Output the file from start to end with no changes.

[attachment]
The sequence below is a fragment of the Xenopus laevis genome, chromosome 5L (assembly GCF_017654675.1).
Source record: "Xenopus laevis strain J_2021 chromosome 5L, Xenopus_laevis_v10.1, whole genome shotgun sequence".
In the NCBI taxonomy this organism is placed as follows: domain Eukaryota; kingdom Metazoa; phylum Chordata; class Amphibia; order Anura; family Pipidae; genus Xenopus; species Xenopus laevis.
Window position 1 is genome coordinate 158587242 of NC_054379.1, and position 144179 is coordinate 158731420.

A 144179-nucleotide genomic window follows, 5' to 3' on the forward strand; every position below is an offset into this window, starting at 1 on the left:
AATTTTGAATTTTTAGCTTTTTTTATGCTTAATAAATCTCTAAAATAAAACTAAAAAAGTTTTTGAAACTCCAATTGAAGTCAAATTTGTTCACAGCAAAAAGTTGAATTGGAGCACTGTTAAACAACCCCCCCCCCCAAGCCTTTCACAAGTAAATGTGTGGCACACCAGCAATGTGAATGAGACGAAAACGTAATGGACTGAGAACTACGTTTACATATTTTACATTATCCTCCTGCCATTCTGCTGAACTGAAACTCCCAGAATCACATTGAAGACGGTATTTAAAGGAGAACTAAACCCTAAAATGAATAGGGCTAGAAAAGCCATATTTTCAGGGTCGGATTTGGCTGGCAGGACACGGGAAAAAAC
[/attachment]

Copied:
The sequence below is a fragment of the Xenopus laevis genome, chromosome 5L (assembly GCF_017654675.1).
Source record: "Xenopus laevis strain J_2021 chromosome 5L, Xenopus_laevis_v10.1, whole genome shotgun sequence".
In the NCBI taxonomy this organism is placed as follows: domain Eukaryota; kingdom Metazoa; phylum Chordata; class Amphibia; order Anura; family Pipidae; genus Xenopus; species Xenopus laevis.
Window position 1 is genome coordinate 158587242 of NC_054379.1, and position 144179 is coordinate 158731420.

A 144179-nucleotide genomic window follows, 5' to 3' on the forward strand; every position below is an offset into this window, starting at 1 on the left:
AATTTTGAATTTTTAGCTTTTTTTATGCTTAATAAATCTCTAAAATAAAACTAAAAAAGTTTTTGAAACTCCAATTGAAGTCAAATTTGTTCACAGCAAAAAGTTGAATTGGAGCACTGTTAAACAACCCCCCCCCCCAAGCCTTTCACAAGTAAATGTGTGGCACACCAGCAATGTGAATGAGACGAAAACGTAATGGACTGAGAACTACGTTTACATATTTTACATTATCCTCCTGCCATTCTGCTGAACTGAAACTCCCAGAATCACATTGAAGACGGTATTTAAAGGAGAACTAAACCCTAAAATGAATAGGGCTAGAAAAGCCATATTTTCAGGGTCGGATTTGGCTGGCAGGACACGGGAAAAAAC